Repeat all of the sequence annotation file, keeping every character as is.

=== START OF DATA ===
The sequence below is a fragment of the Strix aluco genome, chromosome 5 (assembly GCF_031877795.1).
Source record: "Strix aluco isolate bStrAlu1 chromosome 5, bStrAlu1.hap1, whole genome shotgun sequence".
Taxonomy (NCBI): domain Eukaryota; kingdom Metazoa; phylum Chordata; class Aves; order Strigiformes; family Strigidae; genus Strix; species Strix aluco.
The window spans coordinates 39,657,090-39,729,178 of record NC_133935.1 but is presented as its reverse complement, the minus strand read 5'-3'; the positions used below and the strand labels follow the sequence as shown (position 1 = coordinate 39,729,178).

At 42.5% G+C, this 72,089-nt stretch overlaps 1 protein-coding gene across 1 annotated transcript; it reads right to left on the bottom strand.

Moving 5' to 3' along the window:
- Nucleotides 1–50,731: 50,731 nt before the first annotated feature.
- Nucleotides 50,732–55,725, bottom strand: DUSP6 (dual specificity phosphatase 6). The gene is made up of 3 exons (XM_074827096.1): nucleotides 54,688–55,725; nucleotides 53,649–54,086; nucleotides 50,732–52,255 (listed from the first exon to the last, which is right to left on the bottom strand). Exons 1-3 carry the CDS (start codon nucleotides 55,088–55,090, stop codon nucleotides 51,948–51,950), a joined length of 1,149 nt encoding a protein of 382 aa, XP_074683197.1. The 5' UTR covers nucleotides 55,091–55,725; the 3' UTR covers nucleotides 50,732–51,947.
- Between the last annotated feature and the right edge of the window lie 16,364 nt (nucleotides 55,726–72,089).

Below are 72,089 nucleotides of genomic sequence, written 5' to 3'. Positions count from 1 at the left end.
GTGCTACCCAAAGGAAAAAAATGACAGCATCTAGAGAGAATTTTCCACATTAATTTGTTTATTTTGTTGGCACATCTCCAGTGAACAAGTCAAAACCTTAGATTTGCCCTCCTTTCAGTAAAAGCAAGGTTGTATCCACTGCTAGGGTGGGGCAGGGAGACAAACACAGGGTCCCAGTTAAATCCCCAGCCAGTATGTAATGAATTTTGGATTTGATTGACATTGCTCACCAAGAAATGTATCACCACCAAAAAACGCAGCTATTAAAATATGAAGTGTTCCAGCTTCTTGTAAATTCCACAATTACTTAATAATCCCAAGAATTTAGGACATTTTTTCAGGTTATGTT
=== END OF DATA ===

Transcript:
The sequence below is a fragment of the Strix aluco genome, chromosome 5 (assembly GCF_031877795.1).
Source record: "Strix aluco isolate bStrAlu1 chromosome 5, bStrAlu1.hap1, whole genome shotgun sequence".
Taxonomy (NCBI): domain Eukaryota; kingdom Metazoa; phylum Chordata; class Aves; order Strigiformes; family Strigidae; genus Strix; species Strix aluco.
The window spans coordinates 39,657,090-39,729,178 of record NC_133935.1 but is presented as its reverse complement, the minus strand read 5'-3'; the positions used below and the strand labels follow the sequence as shown (position 1 = coordinate 39,729,178).

At 42.5% G+C, this 72,089-nt stretch overlaps 1 protein-coding gene across 1 annotated transcript; it reads right to left on the bottom strand.

Moving 5' to 3' along the window:
- Nucleotides 1–50,731: 50,731 nt before the first annotated feature.
- Nucleotides 50,732–55,725, bottom strand: DUSP6 (dual specificity phosphatase 6). The gene is made up of 3 exons (XM_074827096.1): nucleotides 54,688–55,725; nucleotides 53,649–54,086; nucleotides 50,732–52,255 (listed from the first exon to the last, which is right to left on the bottom strand). Exons 1-3 carry the CDS (start codon nucleotides 55,088–55,090, stop codon nucleotides 51,948–51,950), a joined length of 1,149 nt encoding a protein of 382 aa, XP_074683197.1. The 5' UTR covers nucleotides 55,091–55,725; the 3' UTR covers nucleotides 50,732–51,947.
- Between the last annotated feature and the right edge of the window lie 16,364 nt (nucleotides 55,726–72,089).

Below are 72,089 nucleotides of genomic sequence, written 5' to 3'. Positions count from 1 at the left end.
GTGCTACCCAAAGGAAAAAAATGACAGCATCTAGAGAGAATTTTCCACATTAATTTGTTTATTTTGTTGGCACATCTCCAGTGAACAAGTCAAAACCTTAGATTTGCCCTCCTTTCAGTAAAAGCAAGGTTGTATCCACTGCTAGGGTGGGGCAGGGAGACAAACACAGGGTCCCAGTTAAATCCCCAGCCAGTATGTAATGAATTTTGGATTTGATTGACATTGCTCACCAAGAAATGTATCACCACCAAAAAACGCAGCTATTAAAATATGAAGTGTTCCAGCTTCTTGTAAATTCCACAATTACTTAATAATCCCAAGAATTTAGGACATTTTTTCAGGTTATGTT